Gamification in concept design: Applying market mechanisms to enhance innovation and predict concept performance

Journal of Design, Business & Society

Soren Ingomar Petersen & Hokyoung Ryu


Abstract :Predicting the success of a potential breakthrough innovative business opportunity in New Product Development (NPD) is notoriously difficult and is synonymous with high market and technology risk. As a consequence, NPD organizations favour concurrent exploration of multiple concepts where the most promising concepts are evaluated and selected at each stage-gate.The two challenges associated with this approach are ensuring a sufficiently wide exploration of the market–technology space, followed by assessing the potential of breakthrough innovations. Individual designers usually conduct early exploration independently or within design teams, applying an organic and analogous search approach. In contrast, the project team members collectively make decisions for early design concept selection, applying a non-analytical and unstructured decision-making process. The combination of grounded exploratory study and hypothesis-driven study examines the use of gamification and, in Keywords breakthrough innovation concept exploration decision-making gamification risk-attitude business strategy business model concept design experimentation 96 particular, how gamification can assist in promoting the exploration of breakthrough innovative concepts in the early design concept phase, combined with concurrent and early identification of the most promising candidates. Studies conducted consisted of a pilot study at Copenhagen Business School where we identified migration of risk in the business phase and two other studies conducted in the Design Technology and Innovation Management project courses at Hanyang University in Seoul, South Korea. The last two studies were a baseline study and an experimentation study, where we observed and collected teams’ market and technology risk-preferences, teams’ and external panel’s grading as well as Design Quality Criteria scoring. In the second study, we established the baseline for risk-preference migration and in the third study we implemented eight weeks of gamification, applying the Prediction Market approach. The findings showed that gamification promotes extended risk-taking, can assess team-confidence and decision-making ability and acts as an early indicator of the performance of the final concepts. Suggestions for future studies include testing of gamification on industry projects and making it operational by adapting the approach to the NPD culture, organizational structures and project decision-making processes.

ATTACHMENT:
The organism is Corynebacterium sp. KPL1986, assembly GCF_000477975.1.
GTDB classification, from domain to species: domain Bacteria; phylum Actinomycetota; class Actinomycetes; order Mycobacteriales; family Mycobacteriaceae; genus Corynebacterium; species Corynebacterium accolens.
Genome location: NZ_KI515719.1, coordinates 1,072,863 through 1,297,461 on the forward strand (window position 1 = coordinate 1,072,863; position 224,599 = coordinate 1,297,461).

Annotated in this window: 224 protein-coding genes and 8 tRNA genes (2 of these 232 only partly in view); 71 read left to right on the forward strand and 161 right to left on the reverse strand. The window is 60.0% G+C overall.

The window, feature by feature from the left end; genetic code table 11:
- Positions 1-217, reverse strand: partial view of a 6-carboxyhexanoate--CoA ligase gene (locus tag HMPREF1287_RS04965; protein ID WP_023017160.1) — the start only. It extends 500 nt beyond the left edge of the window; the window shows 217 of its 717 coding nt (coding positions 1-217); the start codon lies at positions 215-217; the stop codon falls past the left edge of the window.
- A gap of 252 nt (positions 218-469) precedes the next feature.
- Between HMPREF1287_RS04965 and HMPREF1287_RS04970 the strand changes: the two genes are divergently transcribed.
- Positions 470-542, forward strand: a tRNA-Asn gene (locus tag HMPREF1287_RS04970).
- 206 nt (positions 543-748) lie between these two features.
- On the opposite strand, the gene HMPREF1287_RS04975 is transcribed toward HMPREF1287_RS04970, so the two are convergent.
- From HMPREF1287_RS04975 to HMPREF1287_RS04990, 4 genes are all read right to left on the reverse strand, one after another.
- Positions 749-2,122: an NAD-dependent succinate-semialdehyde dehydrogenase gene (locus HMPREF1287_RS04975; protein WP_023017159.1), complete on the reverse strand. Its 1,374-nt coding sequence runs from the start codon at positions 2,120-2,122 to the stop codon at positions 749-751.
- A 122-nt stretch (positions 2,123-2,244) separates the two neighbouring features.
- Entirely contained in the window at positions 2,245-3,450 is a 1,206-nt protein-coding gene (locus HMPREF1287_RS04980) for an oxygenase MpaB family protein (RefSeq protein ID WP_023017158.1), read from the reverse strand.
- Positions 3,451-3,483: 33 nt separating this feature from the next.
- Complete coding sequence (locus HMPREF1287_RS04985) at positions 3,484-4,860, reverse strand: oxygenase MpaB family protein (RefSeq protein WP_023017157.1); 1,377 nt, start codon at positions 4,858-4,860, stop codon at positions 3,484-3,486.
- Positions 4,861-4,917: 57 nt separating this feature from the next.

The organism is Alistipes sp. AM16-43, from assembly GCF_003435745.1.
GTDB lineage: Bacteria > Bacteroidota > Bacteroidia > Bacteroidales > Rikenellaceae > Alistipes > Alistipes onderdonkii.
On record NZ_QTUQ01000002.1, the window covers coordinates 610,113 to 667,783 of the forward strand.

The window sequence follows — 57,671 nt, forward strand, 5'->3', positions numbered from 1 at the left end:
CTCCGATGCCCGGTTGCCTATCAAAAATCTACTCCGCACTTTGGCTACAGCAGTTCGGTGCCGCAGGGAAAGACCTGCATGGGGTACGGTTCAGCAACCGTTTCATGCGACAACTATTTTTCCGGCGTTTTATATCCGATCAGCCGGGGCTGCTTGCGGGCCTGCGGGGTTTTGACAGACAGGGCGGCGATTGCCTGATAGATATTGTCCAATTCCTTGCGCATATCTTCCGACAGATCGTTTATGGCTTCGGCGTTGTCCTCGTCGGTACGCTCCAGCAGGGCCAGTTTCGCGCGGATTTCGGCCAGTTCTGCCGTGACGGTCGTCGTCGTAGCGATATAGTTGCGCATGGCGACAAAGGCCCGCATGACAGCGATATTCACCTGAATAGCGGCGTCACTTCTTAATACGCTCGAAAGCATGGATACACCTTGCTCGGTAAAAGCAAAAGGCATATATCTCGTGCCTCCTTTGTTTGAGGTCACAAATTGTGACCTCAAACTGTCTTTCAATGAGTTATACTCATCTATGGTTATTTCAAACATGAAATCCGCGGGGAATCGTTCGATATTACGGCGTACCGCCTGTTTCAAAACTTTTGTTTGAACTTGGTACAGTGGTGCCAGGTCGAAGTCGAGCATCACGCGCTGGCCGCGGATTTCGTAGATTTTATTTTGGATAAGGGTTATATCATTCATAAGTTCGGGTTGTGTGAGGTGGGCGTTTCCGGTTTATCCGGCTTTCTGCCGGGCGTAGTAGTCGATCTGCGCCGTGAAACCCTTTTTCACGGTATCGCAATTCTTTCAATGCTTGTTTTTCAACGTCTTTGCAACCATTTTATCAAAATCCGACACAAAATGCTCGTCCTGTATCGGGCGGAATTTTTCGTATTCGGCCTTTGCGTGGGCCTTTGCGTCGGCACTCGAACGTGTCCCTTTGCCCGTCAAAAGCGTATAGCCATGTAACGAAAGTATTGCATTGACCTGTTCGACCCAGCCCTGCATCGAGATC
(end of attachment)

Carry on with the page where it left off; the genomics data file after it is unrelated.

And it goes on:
The ramifications of this study for the management of breakthrough innovations is that gamification provides a superior approach for motivating design teams to take on more market and technology risks for an extended period of time, while offering an improved concept selection method when faced with concepts with a high level of market and technology uncertainty. It recommends that management place more weight on the performance assessment on teams with low levels of self-confidence as compared with teams with a high level of self-confidence.
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